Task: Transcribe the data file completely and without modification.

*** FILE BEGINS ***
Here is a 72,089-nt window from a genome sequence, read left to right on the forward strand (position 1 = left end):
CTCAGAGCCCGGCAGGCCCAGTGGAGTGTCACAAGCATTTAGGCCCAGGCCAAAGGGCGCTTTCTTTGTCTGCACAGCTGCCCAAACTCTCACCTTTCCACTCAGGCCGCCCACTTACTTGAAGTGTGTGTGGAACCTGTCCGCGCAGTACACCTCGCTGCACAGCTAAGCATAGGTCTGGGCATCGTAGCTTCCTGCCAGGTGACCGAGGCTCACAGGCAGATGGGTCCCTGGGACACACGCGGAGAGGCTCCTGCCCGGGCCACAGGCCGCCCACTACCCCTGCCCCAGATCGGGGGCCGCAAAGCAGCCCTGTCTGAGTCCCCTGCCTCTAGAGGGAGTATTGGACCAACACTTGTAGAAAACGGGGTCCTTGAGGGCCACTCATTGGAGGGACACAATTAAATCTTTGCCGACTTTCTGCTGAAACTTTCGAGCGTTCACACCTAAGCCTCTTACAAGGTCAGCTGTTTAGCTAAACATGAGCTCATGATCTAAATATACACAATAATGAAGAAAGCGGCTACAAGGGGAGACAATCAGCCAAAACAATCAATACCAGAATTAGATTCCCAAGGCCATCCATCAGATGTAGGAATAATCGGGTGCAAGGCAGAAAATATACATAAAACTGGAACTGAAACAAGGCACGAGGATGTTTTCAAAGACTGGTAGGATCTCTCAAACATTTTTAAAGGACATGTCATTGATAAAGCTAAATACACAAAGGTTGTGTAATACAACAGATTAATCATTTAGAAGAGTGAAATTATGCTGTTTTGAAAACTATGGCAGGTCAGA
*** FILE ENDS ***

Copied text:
Here is a 72,089-nt window from a genome sequence, read left to right on the forward strand (position 1 = left end):
CTCAGAGCCCGGCAGGCCCAGTGGAGTGTCACAAGCATTTAGGCCCAGGCCAAAGGGCGCTTTCTTTGTCTGCACAGCTGCCCAAACTCTCACCTTTCCACTCAGGCCGCCCACTTACTTGAAGTGTGTGTGGAACCTGTCCGCGCAGTACACCTCGCTGCACAGCTAAGCATAGGTCTGGGCATCGTAGCTTCCTGCCAGGTGACCGAGGCTCACAGGCAGATGGGTCCCTGGGACACACGCGGAGAGGCTCCTGCCCGGGCCACAGGCCGCCCACTACCCCTGCCCCAGATCGGGGGCCGCAAAGCAGCCCTGTCTGAGTCCCCTGCCTCTAGAGGGAGTATTGGACCAACACTTGTAGAAAACGGGGTCCTTGAGGGCCACTCATTGGAGGGACACAATTAAATCTTTGCCGACTTTCTGCTGAAACTTTCGAGCGTTCACACCTAAGCCTCTTACAAGGTCAGCTGTTTAGCTAAACATGAGCTCATGATCTAAATATACACAATAATGAAGAAAGCGGCTACAAGGGGAGACAATCAGCCAAAACAATCAATACCAGAATTAGATTCCCAAGGCCATCCATCAGATGTAGGAATAATCGGGTGCAAGGCAGAAAATATACATAAAACTGGAACTGAAACAAGGCACGAGGATGTTTTCAAAGACTGGTAGGATCTCTCAAACATTTTTAAAGGACATGTCATTGATAAAGCTAAATACACAAAGGTTGTGTAATACAACAGATTAATCATTTAGAAGAGTGAAATTATGCTGTTTTGAAAACTATGGCAGGTCAGA